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    The First Holy Communion ceremony season in Poland – the evolution of dresses, suits, and albs [PHOTOS]

    First Holy Communion is a ceremony in the Catholic Church, a mass when children receive the Eucharist for the first time. Children prepare for the celebration one year before with the help of priests or catechists. It is the second most important holy sacrament after the baptism ceremony received at an early age.

    First Holy Communion takes place on different dates depending on the specific school and parish. In Poland, the first celebrations of this type take place in April, as well as in May and June. Children receive the sacrament at the age of 8-9 unless their parents decided to sign them up for the Early Holy Communion (Wczesna Komunia Święta). 

    However, at the beginning of the last century, childhood ended at the age of 12-16. The frames of the end of this stage were connected with the graduation from the elementary school by children. The First Holy Communion at the age of 10 was also a kind of another step toward adulthood.

    The outfit of the First Communion children has always differed from the usual – it is ceremonial. The tradition of albs, dresses, and suits has been cultivated. Children receive special accessories, such as myrtle wreaths, white bows, holy communion candles, prayer books, and rosaries.

    According to T. A. Pruszak (2012):

    At the end of the 19th century and even before World War I, the dress of a girl receiving her First Holy Communion was very similar to a wedding dress. The dress was long down to the ankles, tightly fitted at the waist with a wide tape. In addition, it was very built-up, so it completely covered the neck and hands. Girls had also a long veil, a wreath, white pumps, and a flat white handbag (sack). 

    In the second decade of the 20th century, the cut of the outfits was simple and modest. The girls’ hair cut short was a sign of elegance.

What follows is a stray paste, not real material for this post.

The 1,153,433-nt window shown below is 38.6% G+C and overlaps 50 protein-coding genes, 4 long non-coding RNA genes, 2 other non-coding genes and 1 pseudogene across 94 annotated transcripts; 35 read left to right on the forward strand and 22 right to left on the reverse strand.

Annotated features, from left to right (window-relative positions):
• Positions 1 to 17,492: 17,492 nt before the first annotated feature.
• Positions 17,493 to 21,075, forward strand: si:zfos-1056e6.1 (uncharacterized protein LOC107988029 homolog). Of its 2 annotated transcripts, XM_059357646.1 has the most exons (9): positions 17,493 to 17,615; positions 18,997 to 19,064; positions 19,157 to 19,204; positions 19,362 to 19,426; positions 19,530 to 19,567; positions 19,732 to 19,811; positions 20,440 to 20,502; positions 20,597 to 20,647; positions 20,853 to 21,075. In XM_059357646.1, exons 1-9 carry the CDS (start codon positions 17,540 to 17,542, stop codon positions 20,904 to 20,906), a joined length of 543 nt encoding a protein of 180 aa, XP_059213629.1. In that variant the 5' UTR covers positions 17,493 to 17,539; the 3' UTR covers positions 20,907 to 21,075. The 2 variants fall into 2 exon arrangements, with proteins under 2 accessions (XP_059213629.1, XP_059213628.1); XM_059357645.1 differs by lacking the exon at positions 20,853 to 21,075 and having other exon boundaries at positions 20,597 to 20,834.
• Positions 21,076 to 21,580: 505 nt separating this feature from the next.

In the interwar period, girls from the city wore a white knee-length dress with a belt at the waist, a white veil that was held in place with artificial or real flowers, and white knee-high socks. The boys had white, grey, or dark suits, knee-length trousers, and knee-length socks of the colour of the suit. 

    In the 1950s, communion clothes were often sewn from the parents’ wedding clothes. In the 1970s, mums and grandmothers of the children often knitted additional parts of the outfits such as capes. 

    In the 1980s clothes were once again often sewn from the wedding dresses of the parents, which is why the First Communion dresses resembled the wedding dresses. The 90s are visible splendour – frills, laces, puffed sleeves, and accessories. The girls had to look like princesses. (


    Today children receive their First Holy Communion more and more often in albs. In some parishes, parents decide to buy outfits together so that no one feels bad. The unified albs allow you to avoid differences, which often result from the financial status of families. By choosing the albs, we can also be sure that we will not violate the principles of good taste, and the outfit itself will not distract from the spiritual dimension of the celebration. The same outfits necessarily limit the field to show off. Accessories, such as white gloves or a wreath in the hair, will give uniqueness then. However, if parents want their children to look special, they still buy a communion dress or – in the case of a boy – a suit.

    In some parts of Poland, children still put on traditional outfits. For example, in Trójwieś Beskidzka, Koniaków, Istebna or Jaworzynka girls wear tradditional highlander dresses, wreaths and specially knitted gloves. We can also find some gems made by talented artists, such as knitted dresses in Koniaków Lace Center.


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